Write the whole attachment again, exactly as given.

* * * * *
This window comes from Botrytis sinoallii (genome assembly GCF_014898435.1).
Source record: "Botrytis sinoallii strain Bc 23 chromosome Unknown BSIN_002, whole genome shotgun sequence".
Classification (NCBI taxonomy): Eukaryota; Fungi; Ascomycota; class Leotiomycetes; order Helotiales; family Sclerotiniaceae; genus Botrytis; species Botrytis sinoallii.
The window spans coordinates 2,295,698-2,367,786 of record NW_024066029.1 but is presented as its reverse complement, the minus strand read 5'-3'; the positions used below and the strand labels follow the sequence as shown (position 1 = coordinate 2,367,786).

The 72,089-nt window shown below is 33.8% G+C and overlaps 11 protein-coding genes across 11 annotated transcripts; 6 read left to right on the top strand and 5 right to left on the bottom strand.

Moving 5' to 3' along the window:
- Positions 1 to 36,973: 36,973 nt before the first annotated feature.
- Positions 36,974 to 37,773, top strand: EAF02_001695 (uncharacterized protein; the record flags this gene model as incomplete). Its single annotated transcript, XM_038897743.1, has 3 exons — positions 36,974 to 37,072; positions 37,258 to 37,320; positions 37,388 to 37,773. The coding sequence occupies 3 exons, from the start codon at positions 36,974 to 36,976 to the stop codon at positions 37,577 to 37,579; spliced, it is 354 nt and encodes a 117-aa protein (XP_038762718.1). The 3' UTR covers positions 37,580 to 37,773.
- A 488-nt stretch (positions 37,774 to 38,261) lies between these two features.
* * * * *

This window comes from Botrytis sinoallii (genome assembly GCF_014898435.1).
Source record: "Botrytis sinoallii strain Bc 23 chromosome Unknown BSIN_002, whole genome shotgun sequence".
Classification (NCBI taxonomy): Eukaryota; Fungi; Ascomycota; class Leotiomycetes; order Helotiales; family Sclerotiniaceae; genus Botrytis; species Botrytis sinoallii.
The window spans coordinates 2,295,698-2,367,786 of record NW_024066029.1 but is presented as its reverse complement, the minus strand read 5'-3'; the positions used below and the strand labels follow the sequence as shown (position 1 = coordinate 2,367,786).

The 72,089-nt window shown below is 33.8% G+C and overlaps 11 protein-coding genes across 11 annotated transcripts; 6 read left to right on the top strand and 5 right to left on the bottom strand.

Moving 5' to 3' along the window:
- Positions 1 to 36,973: 36,973 nt before the first annotated feature.
- Positions 36,974 to 37,773, top strand: EAF02_001695 (uncharacterized protein; the record flags this gene model as incomplete). Its single annotated transcript, XM_038897743.1, has 3 exons — positions 36,974 to 37,072; positions 37,258 to 37,320; positions 37,388 to 37,773. The coding sequence occupies 3 exons, from the start codon at positions 36,974 to 36,976 to the stop codon at positions 37,577 to 37,579; spliced, it is 354 nt and encodes a 117-aa protein (XP_038762718.1). The 3' UTR covers positions 37,580 to 37,773.
- A 488-nt stretch (positions 37,774 to 38,261) lies between these two features.